It would probably be going too far to say that the 2014 Football World Cup shortly to reach its climax in Brazil has been the ‘Solar World Cup’, but PV has certainly enjoyed a high profile both in the run up and during the event.
Prior to the competition, much was made of Brazil 2014 being a ‘green’ World Cup, with a number of initiatives instigated to cut its carbon footprint, including PV panels on a number of the major stadiums. And of course, during the event itself, China’s Yingli Solar had a prominent role as a headline sponsor, even if, judging by the reaction of some punters on Twitter, not many people know who the company is.
The uninitiated might be forgiven, then, for thinking Brazil is a country in love with solar. Sadly this is not so. Certainly Brazil has plenty of sunshine and plenty of demand. But it currently enjoys the status of an almost-but-not-quite solar market – potentially enormous, but so far entirely untapped. Solar's role prominence in the glitz and glam of a World Cup should not disguise the fact that solar has yet to make any meaningful impact in Latin America's powerhouse.
Attempts last year to stimulate a solar market in Brazil by including it in national energy auctions failed, despite huge interest, essentially because the technology is still too costly there to compete with wind and hydro power. A ‘solar-only’ auction in one of Brazil’s states was more successful, awarding contracts for over 100MW, but the jury is still out on whether these projects will get built.
But as our lead feature in this edition of Solar Business Focus reveals, all that could be about to change. Perhaps as a consequence of the leg-up it had from its World Cup exposure, all the signs point to Brazil approaching a crucial tipping point beyond which solar could really start to take off.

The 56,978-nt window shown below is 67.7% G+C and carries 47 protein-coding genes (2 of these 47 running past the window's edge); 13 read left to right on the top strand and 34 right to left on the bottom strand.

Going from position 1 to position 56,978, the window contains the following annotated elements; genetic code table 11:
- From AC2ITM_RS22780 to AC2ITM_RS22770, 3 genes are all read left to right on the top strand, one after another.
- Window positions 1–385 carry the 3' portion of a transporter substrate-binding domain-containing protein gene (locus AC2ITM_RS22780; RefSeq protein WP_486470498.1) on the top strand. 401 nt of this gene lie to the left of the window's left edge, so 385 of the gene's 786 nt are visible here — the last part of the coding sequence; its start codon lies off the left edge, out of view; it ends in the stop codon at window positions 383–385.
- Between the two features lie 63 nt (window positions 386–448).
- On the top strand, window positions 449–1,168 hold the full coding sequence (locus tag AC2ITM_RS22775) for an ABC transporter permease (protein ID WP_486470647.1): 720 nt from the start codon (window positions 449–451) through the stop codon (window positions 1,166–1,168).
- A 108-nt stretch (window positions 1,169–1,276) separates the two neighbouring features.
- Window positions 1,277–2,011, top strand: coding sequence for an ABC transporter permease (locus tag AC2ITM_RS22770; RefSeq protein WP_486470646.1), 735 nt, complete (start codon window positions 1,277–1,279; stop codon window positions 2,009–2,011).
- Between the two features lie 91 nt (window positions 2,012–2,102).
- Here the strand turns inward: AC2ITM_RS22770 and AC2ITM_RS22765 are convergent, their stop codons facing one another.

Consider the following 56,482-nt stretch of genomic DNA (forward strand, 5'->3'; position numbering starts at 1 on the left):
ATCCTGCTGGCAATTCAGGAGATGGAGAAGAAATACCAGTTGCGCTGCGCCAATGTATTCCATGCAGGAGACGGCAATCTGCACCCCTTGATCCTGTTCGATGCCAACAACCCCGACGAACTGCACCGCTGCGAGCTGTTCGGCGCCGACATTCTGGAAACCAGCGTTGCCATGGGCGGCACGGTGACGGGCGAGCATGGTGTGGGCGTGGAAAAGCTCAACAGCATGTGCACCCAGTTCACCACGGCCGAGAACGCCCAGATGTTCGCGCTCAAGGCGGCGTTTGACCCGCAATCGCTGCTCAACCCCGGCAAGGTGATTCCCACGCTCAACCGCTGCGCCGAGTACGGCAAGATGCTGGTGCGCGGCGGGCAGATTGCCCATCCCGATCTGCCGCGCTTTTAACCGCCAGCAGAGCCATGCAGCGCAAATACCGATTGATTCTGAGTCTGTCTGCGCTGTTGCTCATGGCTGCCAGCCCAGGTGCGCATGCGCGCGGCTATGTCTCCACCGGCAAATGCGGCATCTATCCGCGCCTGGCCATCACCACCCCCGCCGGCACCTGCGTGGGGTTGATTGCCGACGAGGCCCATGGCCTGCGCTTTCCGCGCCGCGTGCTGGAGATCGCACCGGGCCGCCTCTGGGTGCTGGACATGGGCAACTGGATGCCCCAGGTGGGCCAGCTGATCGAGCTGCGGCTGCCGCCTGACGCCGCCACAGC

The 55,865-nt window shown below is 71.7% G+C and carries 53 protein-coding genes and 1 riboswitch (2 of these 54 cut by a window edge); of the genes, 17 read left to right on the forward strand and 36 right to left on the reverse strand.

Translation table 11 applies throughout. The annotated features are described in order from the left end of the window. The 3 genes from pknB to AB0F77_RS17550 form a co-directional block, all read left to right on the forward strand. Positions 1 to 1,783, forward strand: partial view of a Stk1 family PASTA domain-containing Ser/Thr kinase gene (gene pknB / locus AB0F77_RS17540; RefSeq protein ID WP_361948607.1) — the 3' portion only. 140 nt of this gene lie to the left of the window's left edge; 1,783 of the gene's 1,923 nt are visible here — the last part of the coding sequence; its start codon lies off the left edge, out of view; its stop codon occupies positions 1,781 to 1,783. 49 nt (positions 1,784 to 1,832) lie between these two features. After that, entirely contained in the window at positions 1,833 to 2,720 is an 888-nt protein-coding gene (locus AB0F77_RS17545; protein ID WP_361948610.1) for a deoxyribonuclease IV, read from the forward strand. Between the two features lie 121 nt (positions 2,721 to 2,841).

The spark that could ignite Brazil’s solar tinder box is a recent drought that has seen the availability of hydro power drop and energy bills consequentially rise. This has prompted authorities to include solar in energy auctions planned for later this year that industry players hope could be the big chance for PV to start competing in this all important Latin American market.
Elsewhere in this issue of Solar Business Focus, we look at the evolution of solar monitoring. Growing fleet sizes and the need for more effective O&M regimes are just two of the many factors driving both the technology and business dynamics of this increasingly vital part of the PV equation. We talk to leading players such as First Solar about where the sector is headed.
We also explore the technological and financial challenges involved in combining PV and diesel generation. Hybrid systems are held to have huge potential in markets that rely heavily on diesel generation, particularly African countries. But the marrying of two very different animals opens up a can of technical and commercial worms with which the industry is only just beginning to get to grips. Leading players from companies including SMA and First Solar tell us how they’re doing it.
All this and more can be found in this issue of Solar Business Focus. We hope you enjoy reading it.